Preview abstract Knowledge-grounded dialogue generation is a challenging task because it requires satisfying two fundamental yet often competing constraints: being responsive in a manner that is specific to what the conversation partner has said while also being attributable to an underlying source document. In this work, we bring this trade-off between these two objectives (specificity and attribution) to light and ask the question: Can explicit content planning before the response generation help the model to address this challenge? To answer this question, we design a framework called PLEDGE, which allows us to experiment with various plan variables explored in prior work, supporting both metric-agnostic and metric-aware approaches. While content planning shows promise, our results on whether it can actually help to navigate this trade-off are mixed -- planning mechanisms that are metric-aware (use automatic metrics during training) are better at automatic evaluations but underperform in human judgment compared to metric-agnostic mechanisms. We discuss how this may be caused by over-fitting to automatic metrics and the need for future work to better calibrate these metrics towards human judgment. We hope the observations from our analysis will inform future work that aims to apply content planning in this context. View details
    Preview abstract Facilitated by large language models (LLMs), personalized text generation has become a rapidly growing research direction. Most existing studies focus on designing specialized models for a particular domain, or they require fine-tuning the LLMs to generate personalized text. We consider a typical scenario in which the large language model, which generates personalized output, is frozen and can only be accessed through APIs. Under this constraint, all one can do is to improve the input text (i.e., text prompts) sent to the LLM, a procedure that is usually done manually. In this paper, we propose a novel method to automatically revise prompts for personalized text generation. The proposed method takes the initial prompts generated by a state-of-the-art, multistage framework for personalized generation and rewrites a few critical components that summarize and synthesize the personal context. The prompt rewriter employs a training paradigm that chains together supervised learning (SL) and reinforcement learning (RL), where SL reduces the search space of RL and RL facilitates end-to-end training of the rewriter. Using datasets from three representative domains, we demonstrate that the rewritten prompts outperform both the original prompts and the prompts optimized via supervised learning or reinforcement learning alone. In-depth analysis of the rewritten prompts shows that they are not only human readable, but also able to guide manual revision of prompts when there is limited resource to employ reinforcement learning to train the prompt rewriter, or when it is costly to deploy an automatic prompt rewriter for inference. View details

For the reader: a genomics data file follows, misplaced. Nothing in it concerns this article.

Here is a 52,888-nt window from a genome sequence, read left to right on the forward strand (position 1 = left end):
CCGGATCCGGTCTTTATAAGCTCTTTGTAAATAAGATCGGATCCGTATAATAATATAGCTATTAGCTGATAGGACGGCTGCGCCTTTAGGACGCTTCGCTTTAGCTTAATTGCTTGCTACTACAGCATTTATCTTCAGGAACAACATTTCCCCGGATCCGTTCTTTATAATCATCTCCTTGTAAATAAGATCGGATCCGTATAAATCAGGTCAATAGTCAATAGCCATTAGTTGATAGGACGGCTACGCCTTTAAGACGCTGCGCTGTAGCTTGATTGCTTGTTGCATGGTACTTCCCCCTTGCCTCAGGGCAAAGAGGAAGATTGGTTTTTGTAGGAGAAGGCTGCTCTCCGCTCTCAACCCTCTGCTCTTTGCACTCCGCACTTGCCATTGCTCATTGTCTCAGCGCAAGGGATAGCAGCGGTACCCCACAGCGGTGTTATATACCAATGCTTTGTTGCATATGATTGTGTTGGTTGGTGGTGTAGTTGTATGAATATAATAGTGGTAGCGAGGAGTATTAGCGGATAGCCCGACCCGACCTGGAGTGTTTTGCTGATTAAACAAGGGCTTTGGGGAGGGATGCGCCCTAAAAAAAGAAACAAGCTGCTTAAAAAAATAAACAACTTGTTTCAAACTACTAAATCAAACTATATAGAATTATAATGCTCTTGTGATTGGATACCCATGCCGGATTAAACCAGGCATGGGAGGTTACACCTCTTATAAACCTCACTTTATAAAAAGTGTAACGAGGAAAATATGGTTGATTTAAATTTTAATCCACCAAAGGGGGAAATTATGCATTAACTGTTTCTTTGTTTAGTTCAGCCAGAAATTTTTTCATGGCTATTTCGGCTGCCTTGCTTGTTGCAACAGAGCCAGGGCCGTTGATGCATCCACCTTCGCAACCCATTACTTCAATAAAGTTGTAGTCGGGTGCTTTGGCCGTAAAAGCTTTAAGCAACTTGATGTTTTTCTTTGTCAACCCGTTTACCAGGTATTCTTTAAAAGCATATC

Preview abstract Prompting and in-context learning (ICL) have become efficient learning paradigms for large language models (LLMs). However, LLMs suffer from prompt brittleness and various bias factors in the prompt, including but not limited to the formatting, the choice verbalizers, and the ICL examples. To address this problem that results in unexpected performance degradation, calibration methods have been developed to mitigate the effects of these biases while recovering LLM performance. In this work, we first conduct a systematic analysis of the existing calibration methods, where we both provide a unified view and reveal the failure cases. Inspired by these analyses, we propose Batch Calibration (BC), a simple yet intuitive method that controls the contextual bias from the batched input, unifies various prior approaches, and effectively addresses the aforementioned issues. BC is zero-shot, inference-only, and incurs negligible additional costs. In the few-shot setup, we further extend BC to allow it to learn the contextual bias from labeled data. We validate the effectiveness of BC with PaLM 2-(S, M, L) and CLIP models and demonstrate state-of-the-art performance over previous calibration baselines across more than 10 natural language understanding and image classification tasks. View details
    Preview abstract Recently proposed long-form question answering (QA) systems, supported by large language models (LLMs), have shown promising capabilities. Yet, attributing and verifying their generated abstractive answers can be difficult, and automatically evaluating their accuracy remains an ongoing challenge. In this paper, we introduce a new QA task for answering multi-answer questions by summarizing multiple diverse sources in a semi-extractive fashion. Specifically, Semi-extractive Multi-source QA (SEMQA) requires models to output a comprehensive answer while mixing between factual quoted spans---copied verbatim from given input sources---and non-factual free-text connectors that glue these spans together into a single cohesive passage. This setting bridges the gap between the outputs of well-grounded but constrained extractive QA systems and more fluent but harder to attribute fully abstractive answers. Particularly, it enables a new mode for language models that leverages their advanced language generation capabilities, while also producing fine in-line attributions by-design that are easy to verify, interpret, and evaluate. To study this task, we create the first dataset of this kind with human-written semi-extractive answers to natural and generated questions, and define text-based evaluation metrics. Experimenting with several LLMs in various settings, we find this task to be surprisingly challenging, demonstrating the importance of our work for developing and studying such consolidation capabilities. View details